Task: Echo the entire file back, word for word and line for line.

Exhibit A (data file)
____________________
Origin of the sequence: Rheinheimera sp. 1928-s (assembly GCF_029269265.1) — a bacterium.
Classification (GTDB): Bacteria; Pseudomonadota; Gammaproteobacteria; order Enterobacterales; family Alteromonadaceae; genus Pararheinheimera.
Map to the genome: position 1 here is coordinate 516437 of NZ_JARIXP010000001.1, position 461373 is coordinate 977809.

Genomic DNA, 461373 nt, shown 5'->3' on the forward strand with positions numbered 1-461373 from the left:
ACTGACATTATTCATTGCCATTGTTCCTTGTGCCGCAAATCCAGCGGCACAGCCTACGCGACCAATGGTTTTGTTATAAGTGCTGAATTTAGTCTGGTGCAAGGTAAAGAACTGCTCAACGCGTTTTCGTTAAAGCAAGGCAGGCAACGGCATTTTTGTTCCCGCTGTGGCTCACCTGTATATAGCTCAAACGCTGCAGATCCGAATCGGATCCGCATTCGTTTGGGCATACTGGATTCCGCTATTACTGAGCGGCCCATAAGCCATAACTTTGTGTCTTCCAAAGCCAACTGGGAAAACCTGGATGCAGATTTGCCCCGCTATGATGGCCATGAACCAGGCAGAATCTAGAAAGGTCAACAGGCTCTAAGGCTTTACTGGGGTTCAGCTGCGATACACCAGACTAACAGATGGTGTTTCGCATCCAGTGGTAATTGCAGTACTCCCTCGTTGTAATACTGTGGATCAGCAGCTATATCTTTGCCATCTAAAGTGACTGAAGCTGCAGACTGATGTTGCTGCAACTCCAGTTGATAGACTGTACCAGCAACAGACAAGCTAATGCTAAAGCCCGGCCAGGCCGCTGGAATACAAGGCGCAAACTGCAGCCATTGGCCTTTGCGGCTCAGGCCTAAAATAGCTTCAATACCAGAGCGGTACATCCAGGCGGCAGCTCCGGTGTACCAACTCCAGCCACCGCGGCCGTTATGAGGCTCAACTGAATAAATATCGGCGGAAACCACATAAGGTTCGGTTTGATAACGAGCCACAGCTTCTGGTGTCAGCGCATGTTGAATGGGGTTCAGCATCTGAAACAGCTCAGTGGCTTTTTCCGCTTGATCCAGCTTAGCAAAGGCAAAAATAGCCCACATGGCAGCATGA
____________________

Origin of the sequence: Rheinheimera sp. 1928-s (assembly GCF_029269265.1) — a bacterium.
Classification (GTDB): Bacteria; Pseudomonadota; Gammaproteobacteria; order Enterobacterales; family Alteromonadaceae; genus Pararheinheimera.
Map to the genome: position 1 here is coordinate 516437 of NZ_JARIXP010000001.1, position 461373 is coordinate 977809.

Genomic DNA, 461373 nt, shown 5'->3' on the forward strand with positions numbered 1-461373 from the left:
ACTGACATTATTCATTGCCATTGTTCCTTGTGCCGCAAATCCAGCGGCACAGCCTACGCGACCAATGGTTTTGTTATAAGTGCTGAATTTAGTCTGGTGCAAGGTAAAGAACTGCTCAACGCGTTTTCGTTAAAGCAAGGCAGGCAACGGCATTTTTGTTCCCGCTGTGGCTCACCTGTATATAGCTCAAACGCTGCAGATCCGAATCGGATCCGCATTCGTTTGGGCATACTGGATTCCGCTATTACTGAGCGGCCCATAAGCCATAACTTTGTGTCTTCCAAAGCCAACTGGGAAAACCTGGATGCAGATTTGCCCCGCTATGATGGCCATGAACCAGGCAGAATCTAGAAAGGTCAACAGGCTCTAAGGCTTTACTGGGGTTCAGCTGCGATACACCAGACTAACAGATGGTGTTTCGCATCCAGTGGTAATTGCAGTACTCCCTCGTTGTAATACTGTGGATCAGCAGCTATATCTTTGCCATCTAAAGTGACTGAAGCTGCAGACTGATGTTGCTGCAACTCCAGTTGATAGACTGTACCAGCAACAGACAAGCTAATGCTAAAGCCCGGCCAGGCCGCTGGAATACAAGGCGCAAACTGCAGCCATTGGCCTTTGCGGCTCAGGCCTAAAATAGCTTCAATACCAGAGCGGTACATCCAGGCGGCAGCTCCGGTGTACCAACTCCAGCCACCGCGGCCGTTATGAGGCTCAACTGAATAAATATCGGCGGAAACCACATAAGGTTCGGTTTGATAACGAGCCACAGCTTCTGGTGTCAGCGCATGTTGAATGGGGTTCAGCATCTGAAACAGCTCAGTGGCTTTTTCCGCTTGATCCAGCTTAGCAAAGGCAAAAATAGCCCACATGGCAGCATGA